A denizen of the suburbs purchasing a combine and a bank lending for the purchase is folly, until the curtains are drawn and motivation is understood. What if a world food shortage were conjured from grain diverted to government-subsided ethanol? What if the Federal Reserve flooded the economy with cheap money? What if the farm-machinery lobby had persuaded government that there was too little investment in farm machinery, so $50,000 rebates and loan guarantees on combines were needed? What if combines were appreciating 14 percent annually?
We see the domino effect of bad entrepreneurial decisions made rationally but under false pretenses like those mentioned above: too much investment occurs in combines; too many workers are hired to produce the combines; too many tyro speculators purchase combines; too many bankruptcies follow. (Now substitute homes for combines).
To the politically connected, though, mission accomplished. More investment occurred: a combine in the hands of a suburbanite, a collator in the hands of a farmer, a car wash in the hands of a dentist. It didn't really matter; it was all capital, capital that generated a spurt of additional tax revenue and permanently raised the tide of government spending while creating a horde of misery by those fooled by false market signals.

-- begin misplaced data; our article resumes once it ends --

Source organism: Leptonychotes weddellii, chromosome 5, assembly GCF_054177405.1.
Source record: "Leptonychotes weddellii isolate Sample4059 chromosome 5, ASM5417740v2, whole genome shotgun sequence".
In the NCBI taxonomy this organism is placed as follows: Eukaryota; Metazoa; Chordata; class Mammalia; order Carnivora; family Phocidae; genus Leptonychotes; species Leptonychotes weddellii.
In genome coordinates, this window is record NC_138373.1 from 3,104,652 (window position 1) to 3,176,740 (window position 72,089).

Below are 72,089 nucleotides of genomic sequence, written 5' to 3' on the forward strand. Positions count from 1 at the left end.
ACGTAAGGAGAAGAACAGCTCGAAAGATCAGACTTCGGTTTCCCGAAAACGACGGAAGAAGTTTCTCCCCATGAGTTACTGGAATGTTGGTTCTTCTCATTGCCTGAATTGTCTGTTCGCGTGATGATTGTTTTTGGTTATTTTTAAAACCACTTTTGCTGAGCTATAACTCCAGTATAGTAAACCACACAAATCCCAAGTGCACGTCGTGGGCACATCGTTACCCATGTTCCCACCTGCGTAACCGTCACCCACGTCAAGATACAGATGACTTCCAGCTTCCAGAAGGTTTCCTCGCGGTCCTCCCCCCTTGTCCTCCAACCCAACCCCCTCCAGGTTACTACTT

Austrians know that allocation matters, and successful allocation is hardly assured, even when prudence and logic rule.
Consider the stock market: Benjamin Graham's and David Dodd's value-investing urtext, Security Analysis, written in 1934, revealed that a conservative financial structure coupled with rising dividends and earnings and a low price-to-earnings ratio more often than not produced remunerative outcomes. Graham and Dodd unearthed that conclusion after parsing thousands of company reports and painstakingly performing the arithmetic to see where companies stood.